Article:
Good News/Bad News – there are limits to your out-of-pocket costs –but not your premiums
.

The Affordable Care Act limits out-of-pocket health costs. For an individual, the annual cost cannot exceed $6850 for an individual; or $13,700 for a family. These costs include, co-insurance, copays, and deductibles. For some plans the limits may be lower.

The limits are helpful but for those with modest incomes, these are still impressive sums. The other flaw is that these limits do not include the costs of premiums to purchase health insurance.
The federal government provides an excellent overview of these issues.

The Health Insurance Checklist:

In evaluating a plan, here are some things to consider:

1. Does the plan include your favorite doctors and hospitals? This is very important for those who are already receiving medical care. Some hospitals and doctors are more expensive and that cost may be passed on to you.

2. How much insurance can you afford? You must decide how much premium you are willing to pay to offset the risk of the deductible. Remember, by law, there are absolute limits on your out of pocket costs.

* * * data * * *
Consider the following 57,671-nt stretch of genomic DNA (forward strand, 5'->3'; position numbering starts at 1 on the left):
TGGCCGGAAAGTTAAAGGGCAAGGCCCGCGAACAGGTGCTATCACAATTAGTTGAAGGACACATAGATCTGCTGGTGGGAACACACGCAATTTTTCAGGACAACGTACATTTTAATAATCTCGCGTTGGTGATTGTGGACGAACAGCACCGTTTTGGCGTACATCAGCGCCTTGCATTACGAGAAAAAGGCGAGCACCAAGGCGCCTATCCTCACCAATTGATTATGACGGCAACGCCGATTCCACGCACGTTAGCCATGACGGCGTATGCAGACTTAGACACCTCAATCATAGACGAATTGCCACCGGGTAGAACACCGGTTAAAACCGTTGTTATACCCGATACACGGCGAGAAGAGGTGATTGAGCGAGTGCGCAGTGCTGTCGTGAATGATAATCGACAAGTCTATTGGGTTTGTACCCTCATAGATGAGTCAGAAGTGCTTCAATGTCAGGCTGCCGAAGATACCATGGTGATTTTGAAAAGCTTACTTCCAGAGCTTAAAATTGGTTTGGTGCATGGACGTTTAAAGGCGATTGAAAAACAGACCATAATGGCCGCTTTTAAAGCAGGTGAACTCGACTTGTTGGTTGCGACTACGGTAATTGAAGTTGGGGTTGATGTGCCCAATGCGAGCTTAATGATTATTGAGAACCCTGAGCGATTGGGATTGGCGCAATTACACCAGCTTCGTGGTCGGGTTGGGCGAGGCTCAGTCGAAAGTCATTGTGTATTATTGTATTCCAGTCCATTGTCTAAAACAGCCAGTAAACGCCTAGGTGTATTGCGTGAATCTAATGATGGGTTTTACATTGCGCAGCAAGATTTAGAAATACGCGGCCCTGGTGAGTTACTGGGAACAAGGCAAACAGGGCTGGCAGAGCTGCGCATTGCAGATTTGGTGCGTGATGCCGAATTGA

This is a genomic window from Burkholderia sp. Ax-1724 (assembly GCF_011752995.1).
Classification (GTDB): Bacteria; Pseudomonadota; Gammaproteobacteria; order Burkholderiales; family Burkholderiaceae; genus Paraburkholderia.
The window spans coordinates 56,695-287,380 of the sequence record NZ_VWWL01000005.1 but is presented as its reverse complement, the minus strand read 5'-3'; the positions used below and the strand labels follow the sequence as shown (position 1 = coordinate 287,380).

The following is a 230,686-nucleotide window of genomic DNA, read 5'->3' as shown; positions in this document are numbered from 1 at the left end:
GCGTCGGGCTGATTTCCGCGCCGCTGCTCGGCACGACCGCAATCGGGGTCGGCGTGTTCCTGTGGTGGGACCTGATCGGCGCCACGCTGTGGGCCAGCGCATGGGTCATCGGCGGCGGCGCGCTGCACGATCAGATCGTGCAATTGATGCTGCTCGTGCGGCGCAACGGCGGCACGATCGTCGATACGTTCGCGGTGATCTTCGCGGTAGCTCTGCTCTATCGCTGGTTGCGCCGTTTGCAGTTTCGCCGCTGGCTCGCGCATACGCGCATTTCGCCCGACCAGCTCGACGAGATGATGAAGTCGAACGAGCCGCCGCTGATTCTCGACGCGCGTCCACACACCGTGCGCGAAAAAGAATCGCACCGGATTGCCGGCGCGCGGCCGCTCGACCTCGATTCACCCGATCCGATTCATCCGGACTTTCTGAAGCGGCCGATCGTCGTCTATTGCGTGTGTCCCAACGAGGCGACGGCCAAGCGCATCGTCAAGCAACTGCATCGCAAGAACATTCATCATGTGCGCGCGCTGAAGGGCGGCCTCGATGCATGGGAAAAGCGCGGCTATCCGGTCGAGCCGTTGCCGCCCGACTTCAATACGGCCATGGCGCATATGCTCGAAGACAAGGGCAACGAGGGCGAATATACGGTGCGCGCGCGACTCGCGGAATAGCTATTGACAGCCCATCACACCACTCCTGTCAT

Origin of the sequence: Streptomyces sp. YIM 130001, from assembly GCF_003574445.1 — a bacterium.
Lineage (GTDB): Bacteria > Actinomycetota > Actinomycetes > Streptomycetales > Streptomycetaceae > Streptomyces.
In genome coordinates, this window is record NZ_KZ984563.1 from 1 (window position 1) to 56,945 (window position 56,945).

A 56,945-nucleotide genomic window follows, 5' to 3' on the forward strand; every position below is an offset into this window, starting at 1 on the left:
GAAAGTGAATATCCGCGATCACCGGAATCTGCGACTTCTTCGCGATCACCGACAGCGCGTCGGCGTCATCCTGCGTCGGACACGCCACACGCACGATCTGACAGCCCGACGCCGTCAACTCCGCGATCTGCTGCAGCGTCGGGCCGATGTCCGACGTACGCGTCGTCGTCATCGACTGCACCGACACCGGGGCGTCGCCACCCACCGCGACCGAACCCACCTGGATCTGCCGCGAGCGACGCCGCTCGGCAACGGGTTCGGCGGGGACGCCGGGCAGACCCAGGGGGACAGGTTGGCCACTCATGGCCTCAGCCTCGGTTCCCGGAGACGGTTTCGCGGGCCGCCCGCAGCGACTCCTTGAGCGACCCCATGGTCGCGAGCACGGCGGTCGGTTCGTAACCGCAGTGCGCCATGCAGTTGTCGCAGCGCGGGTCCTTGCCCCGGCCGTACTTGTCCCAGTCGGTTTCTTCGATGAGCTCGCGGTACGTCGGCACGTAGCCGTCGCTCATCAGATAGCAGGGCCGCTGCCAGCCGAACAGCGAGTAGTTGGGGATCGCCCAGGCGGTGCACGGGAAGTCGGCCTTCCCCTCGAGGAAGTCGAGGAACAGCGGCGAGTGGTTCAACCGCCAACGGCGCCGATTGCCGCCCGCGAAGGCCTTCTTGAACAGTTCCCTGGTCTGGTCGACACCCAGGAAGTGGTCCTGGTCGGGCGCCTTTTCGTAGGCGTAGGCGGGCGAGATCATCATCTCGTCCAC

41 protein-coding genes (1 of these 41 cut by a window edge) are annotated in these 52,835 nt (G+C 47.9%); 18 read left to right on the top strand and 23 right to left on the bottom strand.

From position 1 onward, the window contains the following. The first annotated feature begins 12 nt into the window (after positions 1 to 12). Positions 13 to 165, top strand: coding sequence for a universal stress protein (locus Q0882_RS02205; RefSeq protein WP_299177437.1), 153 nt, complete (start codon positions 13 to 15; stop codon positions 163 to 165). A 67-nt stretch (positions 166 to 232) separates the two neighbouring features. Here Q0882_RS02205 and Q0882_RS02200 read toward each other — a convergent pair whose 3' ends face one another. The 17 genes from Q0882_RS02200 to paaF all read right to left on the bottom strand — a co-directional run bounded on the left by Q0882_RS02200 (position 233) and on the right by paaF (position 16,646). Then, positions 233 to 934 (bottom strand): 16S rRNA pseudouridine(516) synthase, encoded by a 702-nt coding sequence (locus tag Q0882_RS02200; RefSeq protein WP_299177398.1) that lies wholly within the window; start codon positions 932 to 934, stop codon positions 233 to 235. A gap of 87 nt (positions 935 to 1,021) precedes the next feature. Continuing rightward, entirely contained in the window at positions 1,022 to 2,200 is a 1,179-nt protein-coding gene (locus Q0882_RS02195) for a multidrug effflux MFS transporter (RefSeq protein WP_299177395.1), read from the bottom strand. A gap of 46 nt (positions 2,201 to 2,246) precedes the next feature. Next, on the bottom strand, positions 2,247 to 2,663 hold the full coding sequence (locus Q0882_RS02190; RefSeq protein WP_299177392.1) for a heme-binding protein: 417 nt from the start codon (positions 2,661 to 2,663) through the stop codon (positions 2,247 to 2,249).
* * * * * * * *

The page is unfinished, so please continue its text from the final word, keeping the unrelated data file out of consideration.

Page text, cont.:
3. What is included in the coverage? Most common medical and surgical conditions and procedures are covered by insurance plans. However, check into the detials since the coverage can vary for:
Nursing home care, rehabilitation, medical equipment and devices,
Mental health services
Travel in other states or countries
Special drugs like chemotherapy, transplant.

4. Customer Service – health insurance is complex and you may need help to understand your coverage and your bills. Do not hesitate to contact your insurer for advice or questions. These companies must have good customer service to compete for your business. You can check consumer ratings of the companies in your region.

What You Should Know About Health Insurance — The Basics

By Mark A. Kelley, MD |06/10/16

Understanding Private Health Insurance – Part I

By law, everyone must have health insurance. If you qualify, you can use the government plans: Medicare, Medicaid, or Veterans Affairs insurance. If not, you must be covered by a private insurance plan. Read more about health insurance plans at Consumer Reports.

In these next two blogs, I will explain the key points and offer some tips about private health insurance.

Private health insurance is not free and has many different features:

The Monthly Premium:
Health insurance is a contract between you and the insurance company. The cost is billed monthly and you must pay it or lose your coverage. Like all insurance, the more coverage you buy, the higher the monthly bill (premium).